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Giants drop close game to Diamondbacks

They were held scoreless for the last eight innings. Guh.

Ralph Freso

It's 2001 again. Every other game is started by Mark Gardner or Kirk Rueter. Here comes Aaron Fultz! Hope he can lock it down and, nope, he can't lock it down, so here comes Brian Boehringer! Maybe he'll, nope, that didn't work out. Score seven runs every night, or die.

The common link between both teams is Ryan Vogelsong, you know. This is the start of a Clive Barker story, I can feel it.

Matt Cain was bequeathed a four-run lead, matching the number of four-run leads he received from 2006 through 2008. He couldn't keep the Diamondbacks away, and for the first inning he looked dreadful. Like, the kind of awful that makes you run to your broker and sell your shares in Matt Cain.

In the middle of the Mark Trumbo at-bat in the first, though, the switch flipped. The fastball jumped from high-80s to low-90s, and the movement was better, as was the location. His changeup wasn't a meatball, and his breaking balls weren't hanging. I have no idea what was going on in the first few at-bats, but I'll take a bad start from Cain if it looks like he figures it out in the middle of the first.

The alternative was to suffer through a miserable Cain start, where he looked like a shell of his former self. For five batters, that's what we were given. It was absolutely freaky. After the jitters and the skitters, there was Matt Cain. Phew.


The first thing the baseball gods did was have an informal meeting. That evolved into a spitballing session, which turned into a strategic conference and meeting of the minds. Then they spent time in the lab for months. There were 14-hour nights, several times a week.

They were trying to make the game more annoying, you see.

That's a tough task, considering that technology was going to improve all of our lives. Replay is here, glorious, glorious replay, and it's going to umpire-proof this entire operation. LIke a late-night infomercial, our runny eggs or cluttered kitchen drawers or wrinkled pants were a thing of the past, because here's the solution. Problem solved.

They did it, though. They found a new frustration. It took two games for the Giants to find it, those prolific scamps, but here's how to make things more frustrating than they were with the pre-replay blown calls:

  1. Have the umpire review a play that's too close to call, even though it was probably the wrong call. Italicized probablies don't count, so you can't get too angry with the umpires' decision to let the call stand. Even though it's probably wrong

  2. Have there be a clear, no-doubt, brainless, easy-to-review play during the next at-bat, which can't be reviewed because of the previous challenge on a too-close-to-call play

Oh, you can hear the clinking of champagne glasses. Success. Pure, unqualified success. A.J. Pollock was picked off, until he wasn't, and then he was out at home, but he wasn't. Instant replay didn't fix everything. It just allowed for maximum trolling.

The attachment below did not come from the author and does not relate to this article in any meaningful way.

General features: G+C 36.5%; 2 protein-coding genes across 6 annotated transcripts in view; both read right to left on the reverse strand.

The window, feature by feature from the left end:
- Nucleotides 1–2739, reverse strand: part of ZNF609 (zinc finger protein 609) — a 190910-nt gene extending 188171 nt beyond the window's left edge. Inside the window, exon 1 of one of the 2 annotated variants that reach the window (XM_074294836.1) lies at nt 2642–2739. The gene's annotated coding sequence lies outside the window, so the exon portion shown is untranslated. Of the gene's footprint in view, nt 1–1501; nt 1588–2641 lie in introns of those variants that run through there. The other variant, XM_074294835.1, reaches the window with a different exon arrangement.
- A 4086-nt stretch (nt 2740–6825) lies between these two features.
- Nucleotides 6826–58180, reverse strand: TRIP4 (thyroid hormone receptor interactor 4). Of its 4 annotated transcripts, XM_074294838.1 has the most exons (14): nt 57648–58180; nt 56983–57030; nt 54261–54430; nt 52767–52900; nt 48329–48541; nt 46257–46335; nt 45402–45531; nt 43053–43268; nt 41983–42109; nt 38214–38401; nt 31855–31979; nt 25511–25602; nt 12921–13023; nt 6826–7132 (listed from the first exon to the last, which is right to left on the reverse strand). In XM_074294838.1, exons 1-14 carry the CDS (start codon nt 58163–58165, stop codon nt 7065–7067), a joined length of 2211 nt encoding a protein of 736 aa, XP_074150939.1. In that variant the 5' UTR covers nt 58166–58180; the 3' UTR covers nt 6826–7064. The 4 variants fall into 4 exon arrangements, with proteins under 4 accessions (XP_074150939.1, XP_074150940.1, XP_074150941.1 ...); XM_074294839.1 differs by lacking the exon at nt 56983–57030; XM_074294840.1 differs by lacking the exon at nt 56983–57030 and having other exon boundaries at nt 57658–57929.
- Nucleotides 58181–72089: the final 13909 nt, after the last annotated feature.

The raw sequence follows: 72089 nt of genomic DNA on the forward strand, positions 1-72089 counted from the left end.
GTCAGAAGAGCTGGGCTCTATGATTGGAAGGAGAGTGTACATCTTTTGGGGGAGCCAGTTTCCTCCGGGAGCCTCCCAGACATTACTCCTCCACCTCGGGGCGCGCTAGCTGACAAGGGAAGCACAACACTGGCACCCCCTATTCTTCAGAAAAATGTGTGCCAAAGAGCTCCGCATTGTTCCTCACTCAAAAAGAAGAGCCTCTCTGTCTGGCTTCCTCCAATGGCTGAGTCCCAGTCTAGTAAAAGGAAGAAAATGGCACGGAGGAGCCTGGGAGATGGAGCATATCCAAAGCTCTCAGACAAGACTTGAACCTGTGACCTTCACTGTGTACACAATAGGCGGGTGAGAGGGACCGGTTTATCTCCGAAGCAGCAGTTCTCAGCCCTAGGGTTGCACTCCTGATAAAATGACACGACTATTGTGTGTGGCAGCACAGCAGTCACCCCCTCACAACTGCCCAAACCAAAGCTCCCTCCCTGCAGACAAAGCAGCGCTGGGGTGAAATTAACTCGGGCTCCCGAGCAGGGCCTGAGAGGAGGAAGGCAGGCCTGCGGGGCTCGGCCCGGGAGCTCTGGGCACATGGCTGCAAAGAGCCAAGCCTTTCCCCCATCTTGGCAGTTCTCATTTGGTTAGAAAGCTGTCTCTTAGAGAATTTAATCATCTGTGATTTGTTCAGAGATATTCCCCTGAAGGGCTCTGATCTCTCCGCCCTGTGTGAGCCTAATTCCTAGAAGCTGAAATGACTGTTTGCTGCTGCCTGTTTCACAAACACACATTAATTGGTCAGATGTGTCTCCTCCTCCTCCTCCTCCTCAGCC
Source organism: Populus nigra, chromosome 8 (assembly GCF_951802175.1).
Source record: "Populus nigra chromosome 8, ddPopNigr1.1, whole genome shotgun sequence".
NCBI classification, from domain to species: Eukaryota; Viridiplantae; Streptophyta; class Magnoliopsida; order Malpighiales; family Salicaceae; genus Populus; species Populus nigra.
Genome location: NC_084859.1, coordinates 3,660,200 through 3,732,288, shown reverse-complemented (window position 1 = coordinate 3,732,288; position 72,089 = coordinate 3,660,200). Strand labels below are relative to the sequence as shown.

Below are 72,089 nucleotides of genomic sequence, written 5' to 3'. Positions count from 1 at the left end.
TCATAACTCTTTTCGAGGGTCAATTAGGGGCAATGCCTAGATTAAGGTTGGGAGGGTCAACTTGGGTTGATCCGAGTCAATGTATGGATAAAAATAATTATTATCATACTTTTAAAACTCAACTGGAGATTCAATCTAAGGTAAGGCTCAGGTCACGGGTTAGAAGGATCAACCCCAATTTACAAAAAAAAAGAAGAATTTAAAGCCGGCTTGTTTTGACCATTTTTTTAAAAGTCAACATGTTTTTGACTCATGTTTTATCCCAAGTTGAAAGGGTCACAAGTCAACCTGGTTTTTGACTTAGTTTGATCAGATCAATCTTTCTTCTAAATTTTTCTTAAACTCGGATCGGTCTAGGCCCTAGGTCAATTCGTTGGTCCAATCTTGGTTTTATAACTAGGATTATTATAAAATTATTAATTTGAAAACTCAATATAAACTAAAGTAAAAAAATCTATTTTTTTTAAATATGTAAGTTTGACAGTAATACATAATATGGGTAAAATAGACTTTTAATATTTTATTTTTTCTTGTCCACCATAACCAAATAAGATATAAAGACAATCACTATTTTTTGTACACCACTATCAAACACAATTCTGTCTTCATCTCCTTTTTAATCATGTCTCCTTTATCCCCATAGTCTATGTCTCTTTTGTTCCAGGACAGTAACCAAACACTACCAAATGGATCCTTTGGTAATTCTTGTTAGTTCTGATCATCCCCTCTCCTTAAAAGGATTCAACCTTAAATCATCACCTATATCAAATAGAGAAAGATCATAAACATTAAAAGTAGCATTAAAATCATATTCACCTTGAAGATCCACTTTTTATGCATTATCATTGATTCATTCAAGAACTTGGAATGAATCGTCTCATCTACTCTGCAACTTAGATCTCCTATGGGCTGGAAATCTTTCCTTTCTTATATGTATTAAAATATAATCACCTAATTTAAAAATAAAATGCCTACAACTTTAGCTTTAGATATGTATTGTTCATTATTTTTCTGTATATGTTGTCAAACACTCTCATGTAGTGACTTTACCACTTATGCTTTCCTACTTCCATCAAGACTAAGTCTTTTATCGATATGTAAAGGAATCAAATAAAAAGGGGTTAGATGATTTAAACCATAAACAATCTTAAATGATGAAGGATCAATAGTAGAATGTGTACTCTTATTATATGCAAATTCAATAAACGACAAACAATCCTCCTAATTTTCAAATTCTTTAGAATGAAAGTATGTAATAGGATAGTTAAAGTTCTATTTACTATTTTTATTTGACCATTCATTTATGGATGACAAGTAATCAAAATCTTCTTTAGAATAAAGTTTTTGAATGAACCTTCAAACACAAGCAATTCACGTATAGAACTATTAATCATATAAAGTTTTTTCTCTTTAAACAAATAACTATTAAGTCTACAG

Bochy shouldn't have called for the challenge, of course. But, whatever, we're all learning. Pull that crap in September, and there will be an inquiry. A blue-ribbon panel to ask what the hell. Until then, you're Mitch sauntering in at the end of Dazed & Confused. Turn on the Foghat and fall asleep, Boch.

Also, Eric Cooper's strike zone tonight was butt.


Total butt.

The Butt Follies featuring Buttpire Jones from Crouching Butt, Wyoming. Possibly not why the Giants lost, but I'd love to see the alternate timeline if those three pitches are called correctly.

(Those are from Brooks Baseball, by the way. Those zones are from the umpire's perspective, and the at-bats and hitters' names are at the top of the chart. It's so much more fun to follow baseball now than it was 10 years ago.)


Juan Gutierrez throws hard. He also isn't much of a pitcher, from what I can gather. The breaking ball is hangy-bangy, and the command is spotty. He's like Sully from Monsters University. He has one scare face. It's a good scare face! But when the final rolls around, and he's got nothing else, the flying millipede instructor is right to fail him and oh god please help me I haven't seen a grown-up movie in six years, are the new Hobbit movies good, what's a True Detective, please help me, there's a party in my tummy LET IT GO, LET IT GOOOOO. THE COLD DOESN'T BOTHER ME ANYWAY.

Point is, that fastball looks neat, but he's firmly in the Brian Boehringer class of relievers to trust right now, with the odds against him ever getting out of that box. And that most certainly is the second Boehringer reference of the recap.

Santiago Casilla looked good, though. Velocity can be overrated, sure. But there isn't a pitcher that makes me think, oh, yeah, he's got it, when his velocity is up more than Casilla. The fastball was mid-90s, and it was giving hitters trouble. I'll take it.


Brandon Belt is good, and I'm encouraged by his start to the 2014 season.